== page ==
the process of disenchantment is irreversible

From “Disenchantment—Reenchantment” by Charles Taylor (within The Joy of Secularism: 11 Essays for How We Live Now edited by George Levine): These terms are often used together, the first designating one of the main features of the process we know as secularization, the second a supposed undoing of the first, which can be either desiredContinue reading “the process of disenchantment is irreversible”

if the church no longer has “good” magic

How (Not) To Be Secular: Reading Charles Taylor by James K. A. Smith: One can see how this entails a kind of disenchantment: “we reject the sacramentals; all the elements of ‘magic’ in the old religion” (p. 79). If the church no longer has “good” magic, “then all magic must be black” (p. 80); allContinue reading “if the church no longer has “good” magic”

closer in a way to the original day of the crucifixion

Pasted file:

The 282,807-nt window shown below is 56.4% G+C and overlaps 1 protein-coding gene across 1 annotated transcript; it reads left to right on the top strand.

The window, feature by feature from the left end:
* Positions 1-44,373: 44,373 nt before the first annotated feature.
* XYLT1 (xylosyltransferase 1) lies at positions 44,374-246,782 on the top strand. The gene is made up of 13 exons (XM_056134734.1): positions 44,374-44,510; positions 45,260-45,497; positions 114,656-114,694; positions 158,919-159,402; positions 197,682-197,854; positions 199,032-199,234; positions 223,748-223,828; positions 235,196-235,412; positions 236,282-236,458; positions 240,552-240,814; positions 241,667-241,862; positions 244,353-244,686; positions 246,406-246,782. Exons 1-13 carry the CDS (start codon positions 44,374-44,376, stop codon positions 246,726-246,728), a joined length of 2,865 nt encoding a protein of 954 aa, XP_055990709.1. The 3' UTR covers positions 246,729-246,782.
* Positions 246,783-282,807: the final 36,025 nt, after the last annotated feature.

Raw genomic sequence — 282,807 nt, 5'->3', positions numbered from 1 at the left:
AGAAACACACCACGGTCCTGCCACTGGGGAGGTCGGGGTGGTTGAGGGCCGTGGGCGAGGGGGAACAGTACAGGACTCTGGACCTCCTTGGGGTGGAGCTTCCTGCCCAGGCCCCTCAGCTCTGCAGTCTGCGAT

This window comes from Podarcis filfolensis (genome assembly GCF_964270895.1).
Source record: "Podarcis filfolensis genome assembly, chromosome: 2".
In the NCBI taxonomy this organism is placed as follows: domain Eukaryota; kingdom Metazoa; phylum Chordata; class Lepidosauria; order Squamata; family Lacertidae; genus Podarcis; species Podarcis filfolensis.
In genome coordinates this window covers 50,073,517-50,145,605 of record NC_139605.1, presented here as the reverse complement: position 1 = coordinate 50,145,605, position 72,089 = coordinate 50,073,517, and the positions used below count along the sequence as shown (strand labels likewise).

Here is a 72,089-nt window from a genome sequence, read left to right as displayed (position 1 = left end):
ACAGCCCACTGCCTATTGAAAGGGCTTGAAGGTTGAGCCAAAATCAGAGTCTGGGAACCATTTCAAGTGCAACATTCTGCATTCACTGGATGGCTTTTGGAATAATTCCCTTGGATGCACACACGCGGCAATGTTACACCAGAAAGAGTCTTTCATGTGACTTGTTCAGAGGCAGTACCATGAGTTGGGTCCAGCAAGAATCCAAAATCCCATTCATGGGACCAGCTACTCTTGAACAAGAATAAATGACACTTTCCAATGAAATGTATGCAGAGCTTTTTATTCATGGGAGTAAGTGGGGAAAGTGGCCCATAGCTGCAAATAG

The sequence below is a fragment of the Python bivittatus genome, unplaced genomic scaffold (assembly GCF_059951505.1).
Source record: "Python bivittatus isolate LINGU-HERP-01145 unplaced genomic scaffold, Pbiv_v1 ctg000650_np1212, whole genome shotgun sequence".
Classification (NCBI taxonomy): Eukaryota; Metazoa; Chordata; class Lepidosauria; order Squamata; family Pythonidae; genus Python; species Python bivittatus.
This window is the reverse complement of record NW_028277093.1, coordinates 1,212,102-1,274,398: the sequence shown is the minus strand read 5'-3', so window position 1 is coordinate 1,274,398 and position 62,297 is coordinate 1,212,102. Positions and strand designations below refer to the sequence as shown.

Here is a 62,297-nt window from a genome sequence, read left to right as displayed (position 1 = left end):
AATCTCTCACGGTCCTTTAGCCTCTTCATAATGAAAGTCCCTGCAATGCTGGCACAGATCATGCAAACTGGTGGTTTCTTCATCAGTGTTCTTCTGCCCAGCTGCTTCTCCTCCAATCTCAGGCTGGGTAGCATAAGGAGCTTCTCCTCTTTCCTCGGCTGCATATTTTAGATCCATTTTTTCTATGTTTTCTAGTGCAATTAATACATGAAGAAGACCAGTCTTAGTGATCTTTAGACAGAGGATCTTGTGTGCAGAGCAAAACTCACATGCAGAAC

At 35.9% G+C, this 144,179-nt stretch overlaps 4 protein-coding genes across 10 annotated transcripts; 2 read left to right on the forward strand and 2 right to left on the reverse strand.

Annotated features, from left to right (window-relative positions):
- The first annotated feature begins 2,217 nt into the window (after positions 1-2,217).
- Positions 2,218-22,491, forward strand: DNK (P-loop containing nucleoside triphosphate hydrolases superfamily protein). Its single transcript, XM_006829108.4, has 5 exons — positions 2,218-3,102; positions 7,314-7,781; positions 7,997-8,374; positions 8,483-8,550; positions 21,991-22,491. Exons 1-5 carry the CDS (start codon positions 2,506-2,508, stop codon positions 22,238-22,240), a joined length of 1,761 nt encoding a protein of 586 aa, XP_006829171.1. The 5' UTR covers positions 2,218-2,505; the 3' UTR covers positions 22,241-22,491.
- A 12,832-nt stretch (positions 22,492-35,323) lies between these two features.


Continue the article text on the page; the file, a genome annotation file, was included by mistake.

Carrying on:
Working to capture the first step of Charles Taylor’s argument within A Secular Age, James K.A. Smith summarizes five pre-modern ways of understanding (or of inhabiting life) that served for centuries as powerful obstacles to unbelief: Understanding of the individual person as “porous” and subject to the influence of many powerful outside realities (i.e. asContinue reading “closer in a way to the original day of the crucifixion”

the social bond itself was enchanted

How (Not) To Be Secular: Reading Charles Taylor by James K. A. Smith: Not only were things invested with significance in the premodem imaginary, but the social bond itself was enchanted, sacred. “Living in the enchanted, porous world of our ancestors was inherently living socially” (p. 42). The good of a common weal is aContinue reading “the social bond itself was enchanted”